As Pep Guardiola prepares to take his Bayern side back to the club where he made his name as a manager, Susie Schaaf looks at how they overcame the loss of the team doctor, injuries and a two-goal deficit against Porto to book their place in the Champions League semi-finals.
In the 1990s, Bayern Munich were known as much for their irascible players and off-field antics as they were for their footballing pedigree. The press would derisively rename the team ‘FC Hollywood’ in light of the manic atmosphere surrounding the club.
That nickname has stuck over time with Bayern’s detractors. Indeed, almost nobody that watches football in Germany has a neutral opinion about the team – they are loved and hated in equal measure.
The insulting sobriquet would make a fresh appearance after Munich’s humiliating 3-1 defeat to FC Porto in their opening Champions League quarter-final tie, and was only made worse when Bayern’s team physician, Dr Hans-Wilhelm Müller-Wohlfahrt, abruptly quit the next day.
There has been tension between Pep Guardiola and Dr Müller-Wohlfahrt since the Catalan coach began his tenure with the German champions, but the proverbial straw that broke the camel’s back would be CEO Karl-Heinz Rummenigge’s “animated” chat about player health with the medical team after the Porto loss.
With no doctors, key players like Arjen Robben, Franck Ribéry, Javi Martínez, and David Alaba out, and facing a two-goal deficit (a number that had never been met by any previous Bayern side in knockout competition), Guardiola was again feeling the full force of the hot seat – a parallel to his position after FCB were dumped out of the previous season’s semi-finals by Real Madrid.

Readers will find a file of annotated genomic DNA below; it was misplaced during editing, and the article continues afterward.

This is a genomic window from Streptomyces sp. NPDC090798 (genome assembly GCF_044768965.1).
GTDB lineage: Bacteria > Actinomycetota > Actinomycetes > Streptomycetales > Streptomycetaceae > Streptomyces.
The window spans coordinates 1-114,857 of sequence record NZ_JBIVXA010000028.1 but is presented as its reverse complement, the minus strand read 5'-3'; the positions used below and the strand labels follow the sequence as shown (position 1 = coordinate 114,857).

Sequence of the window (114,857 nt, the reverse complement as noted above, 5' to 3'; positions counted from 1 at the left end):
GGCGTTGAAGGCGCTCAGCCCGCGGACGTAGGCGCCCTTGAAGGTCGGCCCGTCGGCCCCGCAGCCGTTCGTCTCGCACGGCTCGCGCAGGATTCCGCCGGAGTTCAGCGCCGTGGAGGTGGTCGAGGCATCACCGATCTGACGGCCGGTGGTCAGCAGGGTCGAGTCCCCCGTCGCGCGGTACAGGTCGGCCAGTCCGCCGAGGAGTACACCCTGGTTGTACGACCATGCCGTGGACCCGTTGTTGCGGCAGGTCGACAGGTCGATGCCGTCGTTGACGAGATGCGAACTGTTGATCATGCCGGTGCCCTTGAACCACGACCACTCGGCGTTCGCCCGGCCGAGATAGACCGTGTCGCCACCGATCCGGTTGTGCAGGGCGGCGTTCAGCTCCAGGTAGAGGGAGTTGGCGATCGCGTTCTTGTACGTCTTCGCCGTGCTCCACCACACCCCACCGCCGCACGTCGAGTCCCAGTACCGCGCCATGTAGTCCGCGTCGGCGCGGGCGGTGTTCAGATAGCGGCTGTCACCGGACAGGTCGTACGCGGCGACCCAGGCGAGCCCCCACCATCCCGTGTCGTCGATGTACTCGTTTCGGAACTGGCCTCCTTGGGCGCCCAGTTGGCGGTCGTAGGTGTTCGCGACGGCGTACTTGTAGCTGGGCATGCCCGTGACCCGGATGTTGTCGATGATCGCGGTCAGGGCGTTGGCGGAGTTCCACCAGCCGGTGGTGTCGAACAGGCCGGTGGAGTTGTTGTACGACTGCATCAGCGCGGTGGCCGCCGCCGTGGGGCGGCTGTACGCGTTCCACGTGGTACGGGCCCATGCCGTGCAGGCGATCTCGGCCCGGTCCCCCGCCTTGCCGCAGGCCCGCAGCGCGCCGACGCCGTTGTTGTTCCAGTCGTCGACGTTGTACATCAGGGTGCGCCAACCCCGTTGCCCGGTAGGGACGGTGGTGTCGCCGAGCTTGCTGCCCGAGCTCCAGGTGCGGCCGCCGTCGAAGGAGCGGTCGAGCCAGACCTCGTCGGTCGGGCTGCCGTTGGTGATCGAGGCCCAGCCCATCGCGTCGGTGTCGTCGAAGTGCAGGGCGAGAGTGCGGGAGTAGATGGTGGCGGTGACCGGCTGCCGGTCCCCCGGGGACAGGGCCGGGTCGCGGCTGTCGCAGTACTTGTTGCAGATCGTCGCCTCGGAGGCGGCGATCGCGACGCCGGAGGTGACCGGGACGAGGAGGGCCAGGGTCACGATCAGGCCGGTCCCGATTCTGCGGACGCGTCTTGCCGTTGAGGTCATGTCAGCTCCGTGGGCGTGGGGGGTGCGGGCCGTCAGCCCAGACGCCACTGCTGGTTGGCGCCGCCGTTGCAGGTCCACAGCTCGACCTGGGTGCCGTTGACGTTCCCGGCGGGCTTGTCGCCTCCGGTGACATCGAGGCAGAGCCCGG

Many Bayern supporters were calling for his head, while he would put the blame for the loss solely on himself. If you bothered to look, it was obvious that individual mistakes had led to all three Porto goals – not Guardiola.
Approaching the return tie, he would not be bowed. Confident in his exhausted team, he sent out a nearly identical starting XI in the second leg to the one that lost the first. A couple of tweaks tactically – getting wide play from Philipp Lahm and Mario Götze – worked wonders as Bayern overturned that 3-1 deficit in a romp, winning 6-1 at the Allianz Arena.
“These have been the toughest months of my career,” Guardiola remarked after making the Champions League semi-finals. But Bayern Munich are not quite able to stroll down easy street just yet. Guardiola will have to make a visit to his former stomping ground, Camp Nou, as the two FCBs face off to see who goes to Berlin in June.
Bayern will be buoyed by the fact that the majority of their walking injured should be healthy for either one of – if not both of – the semi-final matches. Also of note, Barcelona have only beaten Munich once in 10 tries.
Guardiola won the European crown as a player in 1992 with Barcelona, and twice again against Manchester United in 2009 and 2011 at the club’s helm. The highly decorated trainer – with a domestic double well in hand in Germany – will look to improve on that with an appearance in the final.
Though many thought a Bayern Munich-Barcelona Champions League final would be ideal, the narrative still stays the same. The parallels will be drawn between two of the mightiest clubs in Europe, and Guardiola’s role with both. You couldn’t write it any better.
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